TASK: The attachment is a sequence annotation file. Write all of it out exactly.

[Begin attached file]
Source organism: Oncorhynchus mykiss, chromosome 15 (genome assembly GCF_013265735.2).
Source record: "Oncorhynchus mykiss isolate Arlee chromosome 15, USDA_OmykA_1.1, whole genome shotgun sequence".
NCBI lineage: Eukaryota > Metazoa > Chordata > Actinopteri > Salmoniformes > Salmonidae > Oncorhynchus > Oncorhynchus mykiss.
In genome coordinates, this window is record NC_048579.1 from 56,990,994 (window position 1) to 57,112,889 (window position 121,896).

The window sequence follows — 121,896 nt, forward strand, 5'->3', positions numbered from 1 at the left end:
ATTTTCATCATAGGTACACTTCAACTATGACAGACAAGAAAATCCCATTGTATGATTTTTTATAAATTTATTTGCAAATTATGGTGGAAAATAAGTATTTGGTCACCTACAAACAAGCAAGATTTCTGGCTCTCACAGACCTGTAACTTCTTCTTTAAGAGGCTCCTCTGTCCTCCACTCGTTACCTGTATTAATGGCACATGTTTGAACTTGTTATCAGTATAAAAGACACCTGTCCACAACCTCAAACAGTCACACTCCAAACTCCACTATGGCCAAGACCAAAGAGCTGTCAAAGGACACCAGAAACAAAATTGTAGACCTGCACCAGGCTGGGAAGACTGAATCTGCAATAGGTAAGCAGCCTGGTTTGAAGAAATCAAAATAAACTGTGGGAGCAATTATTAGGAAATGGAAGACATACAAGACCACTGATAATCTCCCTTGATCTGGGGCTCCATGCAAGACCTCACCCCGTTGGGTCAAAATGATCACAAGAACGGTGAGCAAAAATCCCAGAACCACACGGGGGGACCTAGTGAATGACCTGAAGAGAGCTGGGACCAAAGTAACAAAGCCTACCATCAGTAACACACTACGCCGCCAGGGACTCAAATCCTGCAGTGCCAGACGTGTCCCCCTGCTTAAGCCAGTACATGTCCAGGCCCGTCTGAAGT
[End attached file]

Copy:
Source organism: Oncorhynchus mykiss, chromosome 15 (genome assembly GCF_013265735.2).
Source record: "Oncorhynchus mykiss isolate Arlee chromosome 15, USDA_OmykA_1.1, whole genome shotgun sequence".
NCBI lineage: Eukaryota > Metazoa > Chordata > Actinopteri > Salmoniformes > Salmonidae > Oncorhynchus > Oncorhynchus mykiss.
In genome coordinates, this window is record NC_048579.1 from 56,990,994 (window position 1) to 57,112,889 (window position 121,896).

The window sequence follows — 121,896 nt, forward strand, 5'->3', positions numbered from 1 at the left end:
ATTTTCATCATAGGTACACTTCAACTATGACAGACAAGAAAATCCCATTGTATGATTTTTTATAAATTTATTTGCAAATTATGGTGGAAAATAAGTATTTGGTCACCTACAAACAAGCAAGATTTCTGGCTCTCACAGACCTGTAACTTCTTCTTTAAGAGGCTCCTCTGTCCTCCACTCGTTACCTGTATTAATGGCACATGTTTGAACTTGTTATCAGTATAAAAGACACCTGTCCACAACCTCAAACAGTCACACTCCAAACTCCACTATGGCCAAGACCAAAGAGCTGTCAAAGGACACCAGAAACAAAATTGTAGACCTGCACCAGGCTGGGAAGACTGAATCTGCAATAGGTAAGCAGCCTGGTTTGAAGAAATCAAAATAAACTGTGGGAGCAATTATTAGGAAATGGAAGACATACAAGACCACTGATAATCTCCCTTGATCTGGGGCTCCATGCAAGACCTCACCCCGTTGGGTCAAAATGATCACAAGAACGGTGAGCAAAAATCCCAGAACCACACGGGGGGACCTAGTGAATGACCTGAAGAGAGCTGGGACCAAAGTAACAAAGCCTACCATCAGTAACACACTACGCCGCCAGGGACTCAAATCCTGCAGTGCCAGACGTGTCCCCCTGCTTAAGCCAGTACATGTCCAGGCCCGTCTGAAGT